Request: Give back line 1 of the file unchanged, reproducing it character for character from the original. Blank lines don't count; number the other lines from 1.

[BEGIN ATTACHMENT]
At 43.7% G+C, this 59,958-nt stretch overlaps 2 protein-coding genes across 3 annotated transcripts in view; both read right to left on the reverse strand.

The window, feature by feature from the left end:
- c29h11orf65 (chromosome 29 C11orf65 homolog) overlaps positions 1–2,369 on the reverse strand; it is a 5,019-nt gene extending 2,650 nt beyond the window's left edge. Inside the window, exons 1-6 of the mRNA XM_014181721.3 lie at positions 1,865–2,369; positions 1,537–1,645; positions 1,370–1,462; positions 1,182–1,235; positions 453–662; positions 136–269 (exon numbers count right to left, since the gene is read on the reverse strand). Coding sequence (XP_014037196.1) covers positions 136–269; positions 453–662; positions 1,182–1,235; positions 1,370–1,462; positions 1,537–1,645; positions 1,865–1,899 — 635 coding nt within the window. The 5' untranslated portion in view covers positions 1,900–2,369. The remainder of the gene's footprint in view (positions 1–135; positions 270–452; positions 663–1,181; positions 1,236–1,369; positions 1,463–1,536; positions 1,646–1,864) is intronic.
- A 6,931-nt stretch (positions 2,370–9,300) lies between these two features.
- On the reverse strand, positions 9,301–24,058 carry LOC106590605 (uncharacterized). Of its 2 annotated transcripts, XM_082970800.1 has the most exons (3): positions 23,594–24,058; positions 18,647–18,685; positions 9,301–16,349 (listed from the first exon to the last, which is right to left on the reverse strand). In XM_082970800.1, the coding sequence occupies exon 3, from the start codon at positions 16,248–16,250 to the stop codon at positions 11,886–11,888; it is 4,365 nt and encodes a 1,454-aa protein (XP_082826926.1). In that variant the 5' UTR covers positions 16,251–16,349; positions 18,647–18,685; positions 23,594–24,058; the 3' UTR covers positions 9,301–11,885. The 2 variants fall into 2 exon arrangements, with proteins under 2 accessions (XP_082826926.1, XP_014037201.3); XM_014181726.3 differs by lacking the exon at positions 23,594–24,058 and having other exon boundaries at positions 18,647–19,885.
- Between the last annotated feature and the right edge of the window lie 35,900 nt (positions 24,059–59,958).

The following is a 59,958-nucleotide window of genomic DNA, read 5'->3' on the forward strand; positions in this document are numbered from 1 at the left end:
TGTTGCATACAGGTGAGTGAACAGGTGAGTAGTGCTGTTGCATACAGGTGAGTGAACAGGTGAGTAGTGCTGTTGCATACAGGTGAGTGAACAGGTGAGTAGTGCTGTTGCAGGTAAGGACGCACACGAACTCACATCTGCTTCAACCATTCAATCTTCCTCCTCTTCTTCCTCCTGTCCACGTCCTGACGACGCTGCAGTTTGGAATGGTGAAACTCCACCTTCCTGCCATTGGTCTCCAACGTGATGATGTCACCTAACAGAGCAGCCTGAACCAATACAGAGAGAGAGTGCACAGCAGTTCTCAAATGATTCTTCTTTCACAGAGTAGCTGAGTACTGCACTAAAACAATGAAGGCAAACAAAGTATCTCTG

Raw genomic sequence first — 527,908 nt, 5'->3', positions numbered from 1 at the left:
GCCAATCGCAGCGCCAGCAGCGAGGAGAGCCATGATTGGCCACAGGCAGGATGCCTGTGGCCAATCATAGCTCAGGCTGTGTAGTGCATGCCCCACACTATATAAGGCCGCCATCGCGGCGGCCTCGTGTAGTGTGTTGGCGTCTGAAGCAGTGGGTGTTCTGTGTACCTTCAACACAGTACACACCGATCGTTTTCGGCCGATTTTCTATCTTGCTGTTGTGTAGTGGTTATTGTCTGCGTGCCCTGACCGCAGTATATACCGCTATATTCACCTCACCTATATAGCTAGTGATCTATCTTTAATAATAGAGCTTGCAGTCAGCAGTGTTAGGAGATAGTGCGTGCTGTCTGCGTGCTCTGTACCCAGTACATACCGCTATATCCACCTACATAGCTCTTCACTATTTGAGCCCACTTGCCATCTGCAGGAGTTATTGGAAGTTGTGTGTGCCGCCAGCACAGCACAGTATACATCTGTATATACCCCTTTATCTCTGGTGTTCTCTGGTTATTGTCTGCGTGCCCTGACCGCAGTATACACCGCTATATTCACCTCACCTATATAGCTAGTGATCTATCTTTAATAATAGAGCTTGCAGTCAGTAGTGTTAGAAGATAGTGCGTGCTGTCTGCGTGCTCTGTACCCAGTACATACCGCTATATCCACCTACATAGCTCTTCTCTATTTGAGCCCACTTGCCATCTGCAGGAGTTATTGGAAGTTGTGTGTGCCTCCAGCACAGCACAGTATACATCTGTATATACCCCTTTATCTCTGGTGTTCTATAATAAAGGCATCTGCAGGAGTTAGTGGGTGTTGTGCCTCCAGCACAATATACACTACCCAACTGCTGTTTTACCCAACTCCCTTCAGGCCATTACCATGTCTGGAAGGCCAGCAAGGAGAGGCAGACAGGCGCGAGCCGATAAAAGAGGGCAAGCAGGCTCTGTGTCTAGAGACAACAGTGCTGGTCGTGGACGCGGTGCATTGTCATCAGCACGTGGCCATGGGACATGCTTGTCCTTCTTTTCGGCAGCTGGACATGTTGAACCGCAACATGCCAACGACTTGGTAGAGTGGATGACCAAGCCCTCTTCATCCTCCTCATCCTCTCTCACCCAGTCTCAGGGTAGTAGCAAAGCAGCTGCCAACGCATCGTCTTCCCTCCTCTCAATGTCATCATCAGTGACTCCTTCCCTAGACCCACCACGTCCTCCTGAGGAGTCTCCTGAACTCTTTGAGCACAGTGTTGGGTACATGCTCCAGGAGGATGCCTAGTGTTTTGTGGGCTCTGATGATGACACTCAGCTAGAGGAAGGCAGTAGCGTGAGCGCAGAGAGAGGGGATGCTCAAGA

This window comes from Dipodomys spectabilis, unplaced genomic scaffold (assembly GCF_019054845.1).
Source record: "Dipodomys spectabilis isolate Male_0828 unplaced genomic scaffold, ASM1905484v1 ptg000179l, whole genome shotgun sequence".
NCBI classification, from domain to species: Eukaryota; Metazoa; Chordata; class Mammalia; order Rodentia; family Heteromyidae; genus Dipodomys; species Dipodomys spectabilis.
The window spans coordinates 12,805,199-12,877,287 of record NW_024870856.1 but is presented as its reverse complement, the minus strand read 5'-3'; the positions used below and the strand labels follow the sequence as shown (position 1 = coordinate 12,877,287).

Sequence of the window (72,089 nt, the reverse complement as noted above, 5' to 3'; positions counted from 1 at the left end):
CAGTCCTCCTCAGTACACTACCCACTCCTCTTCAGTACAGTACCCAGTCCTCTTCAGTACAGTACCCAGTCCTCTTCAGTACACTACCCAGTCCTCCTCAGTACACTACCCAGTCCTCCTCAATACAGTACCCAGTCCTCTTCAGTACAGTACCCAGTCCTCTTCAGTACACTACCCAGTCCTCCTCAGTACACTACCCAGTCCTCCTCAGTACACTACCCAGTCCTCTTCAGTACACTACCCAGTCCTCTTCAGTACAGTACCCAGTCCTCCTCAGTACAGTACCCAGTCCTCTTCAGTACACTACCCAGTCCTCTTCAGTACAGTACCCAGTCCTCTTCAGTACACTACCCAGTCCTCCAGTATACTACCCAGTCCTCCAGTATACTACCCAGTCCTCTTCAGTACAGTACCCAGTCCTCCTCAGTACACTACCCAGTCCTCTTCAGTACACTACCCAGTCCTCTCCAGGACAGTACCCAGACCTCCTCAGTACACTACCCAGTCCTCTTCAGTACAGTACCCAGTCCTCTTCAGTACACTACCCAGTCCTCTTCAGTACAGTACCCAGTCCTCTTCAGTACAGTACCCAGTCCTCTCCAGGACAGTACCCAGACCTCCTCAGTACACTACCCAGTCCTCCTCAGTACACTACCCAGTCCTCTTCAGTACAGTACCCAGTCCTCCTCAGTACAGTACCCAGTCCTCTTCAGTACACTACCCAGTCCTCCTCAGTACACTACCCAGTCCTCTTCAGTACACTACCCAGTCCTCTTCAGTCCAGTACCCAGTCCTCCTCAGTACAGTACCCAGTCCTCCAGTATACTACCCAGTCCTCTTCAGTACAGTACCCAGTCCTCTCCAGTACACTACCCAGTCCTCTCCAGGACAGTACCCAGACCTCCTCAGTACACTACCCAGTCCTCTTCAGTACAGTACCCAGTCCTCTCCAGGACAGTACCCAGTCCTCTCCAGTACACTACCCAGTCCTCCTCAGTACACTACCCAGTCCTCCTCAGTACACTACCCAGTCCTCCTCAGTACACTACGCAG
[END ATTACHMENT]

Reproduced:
At 43.7% G+C, this 59,958-nt stretch overlaps 2 protein-coding genes across 3 annotated transcripts in view; both read right to left on the reverse strand.